29 The Trial and the Death of Socrates (Apology and Phaedo) by Plato (audiobook via Overdrive)

30 So Long and Thanks for All the Fish by Douglas Adams (ebook via NOOK)

31 Coleridge’s Ancient Mariner and Select Poems by Samuel Taylor Coleridge (ebook via manybooks.net)

32 Circe by Madeline Miller (audiobook via Overdrive)

33 The Philosopher Kings by Jo Walton (ebook via Overdrive)

34 The Poet X by Elizabeth Alcevedo (ebook via Overdrive)

35 Blackbird by Laura Grace Weldon (paperback)

Blackbird

36 Before Watchmen: Comedian/Rorschach (ebook via Hoopla)

37 Desiree in Paris: Priestess of Magdalene by Elise Renollet & Roselyn Brookes (ebook ARC read on Overdrive app)

DesireeInParis

38  Shazam! Volume 1 by various (graphic novel via Hoopla)

39  Steal Like An Artist by Austin Kleon (ebook via Overdrive)

40  Wonder Woman volume 6: Children of the Gods by various (graphic novel via Hoopla)

41 Wonder Woman volume 7: Amazons Attacked by various (graphic novel via Hoopla)

42 Wonder Woman volume 8: Dark Gods  by various (graphic novel via Hoopla)

WW-DarkGods

43 The Walking Dead volume 32: Rest in Peace  by various (graphic novel via Hoopla)

44 How to eat a poem by various (ebook via Hoopla)

45 Wonder Woman volume 9: The Enemy of Both Sides by various (graphic novel via Hoopla)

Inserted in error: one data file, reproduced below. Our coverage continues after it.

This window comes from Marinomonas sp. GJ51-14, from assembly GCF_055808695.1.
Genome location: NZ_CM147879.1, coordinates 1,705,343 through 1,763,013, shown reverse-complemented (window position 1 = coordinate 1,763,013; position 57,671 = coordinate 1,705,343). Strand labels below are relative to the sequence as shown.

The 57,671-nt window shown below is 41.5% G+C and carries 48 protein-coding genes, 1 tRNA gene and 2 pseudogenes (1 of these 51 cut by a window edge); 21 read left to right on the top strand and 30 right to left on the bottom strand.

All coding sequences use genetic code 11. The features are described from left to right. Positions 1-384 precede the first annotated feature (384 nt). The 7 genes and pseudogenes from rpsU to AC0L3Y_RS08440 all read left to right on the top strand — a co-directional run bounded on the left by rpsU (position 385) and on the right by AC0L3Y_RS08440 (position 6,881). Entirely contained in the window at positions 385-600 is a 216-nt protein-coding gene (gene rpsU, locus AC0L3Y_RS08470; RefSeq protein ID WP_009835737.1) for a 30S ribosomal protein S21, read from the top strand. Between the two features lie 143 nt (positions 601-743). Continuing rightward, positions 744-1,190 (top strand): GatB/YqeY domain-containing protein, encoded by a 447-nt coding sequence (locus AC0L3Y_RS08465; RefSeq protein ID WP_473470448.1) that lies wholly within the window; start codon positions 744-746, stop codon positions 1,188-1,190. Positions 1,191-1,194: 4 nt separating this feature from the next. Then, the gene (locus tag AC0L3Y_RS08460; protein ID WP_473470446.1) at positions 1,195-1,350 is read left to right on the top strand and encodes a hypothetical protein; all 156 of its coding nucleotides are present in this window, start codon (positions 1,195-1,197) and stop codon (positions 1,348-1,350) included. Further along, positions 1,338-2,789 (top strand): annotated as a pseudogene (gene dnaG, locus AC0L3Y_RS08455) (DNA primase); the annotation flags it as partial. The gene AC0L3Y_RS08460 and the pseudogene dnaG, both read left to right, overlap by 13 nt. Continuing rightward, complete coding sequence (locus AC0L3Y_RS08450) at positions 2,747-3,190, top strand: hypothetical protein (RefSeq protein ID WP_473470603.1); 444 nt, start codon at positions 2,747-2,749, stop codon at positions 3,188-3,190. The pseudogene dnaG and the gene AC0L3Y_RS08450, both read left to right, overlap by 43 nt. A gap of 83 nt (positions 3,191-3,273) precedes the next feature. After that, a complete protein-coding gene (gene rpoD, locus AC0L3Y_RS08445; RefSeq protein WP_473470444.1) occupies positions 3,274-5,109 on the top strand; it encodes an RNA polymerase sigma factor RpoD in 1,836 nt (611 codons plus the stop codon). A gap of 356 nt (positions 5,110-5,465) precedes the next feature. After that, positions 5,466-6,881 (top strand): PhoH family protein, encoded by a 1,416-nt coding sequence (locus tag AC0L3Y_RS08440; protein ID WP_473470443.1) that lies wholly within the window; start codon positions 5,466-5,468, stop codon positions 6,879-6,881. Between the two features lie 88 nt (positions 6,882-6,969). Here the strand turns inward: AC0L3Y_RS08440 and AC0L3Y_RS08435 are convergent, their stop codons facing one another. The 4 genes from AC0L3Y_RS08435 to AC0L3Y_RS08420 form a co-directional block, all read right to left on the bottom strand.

46 Wonder Woman and Justice League Dark: The Witching Hour by various (graphic novel via Hoopla)

47 Hail to the King: a DenCom Thriller by S.T. Hoover (ebook ARC read on Overdrive app)

HailToTheKing

48 In Pearl Broth: Poems New and Selected by Rikki Santer

InPearlBroth

49 John Constantine, HellBlazer vol 1: Original Sins (via Hoopla)

50 John Constantine, HellBlazer 30th Anniversary Celebration (via Hoopla)

51 Paradise Lost by John Milton (ABRIDGED audiobook read by Anton Lesser via Overdrive)

52 Vending Machine: Poetry for Change volume five (poetry anthology via The Poet’s Haven

53 Frankenstein: The Modern Prometheus by Mary Shelley (audiobook via Overdrive)

54 The Complete Poetry of Edgar Allan Poe by Edgar Allan Poe (ebook via Hoopla)

55 Song of Achilles by Madeline Miller (audiobook via Overdrive)

56 Dark Purple Intersections (inside my Black Doll Head Irises) by Juliet Cook

DarkPurpleIntersections

57 Rattle & Numb: Selected and New Poems, 1992-2019 by John Burroughs

RattleAndNumb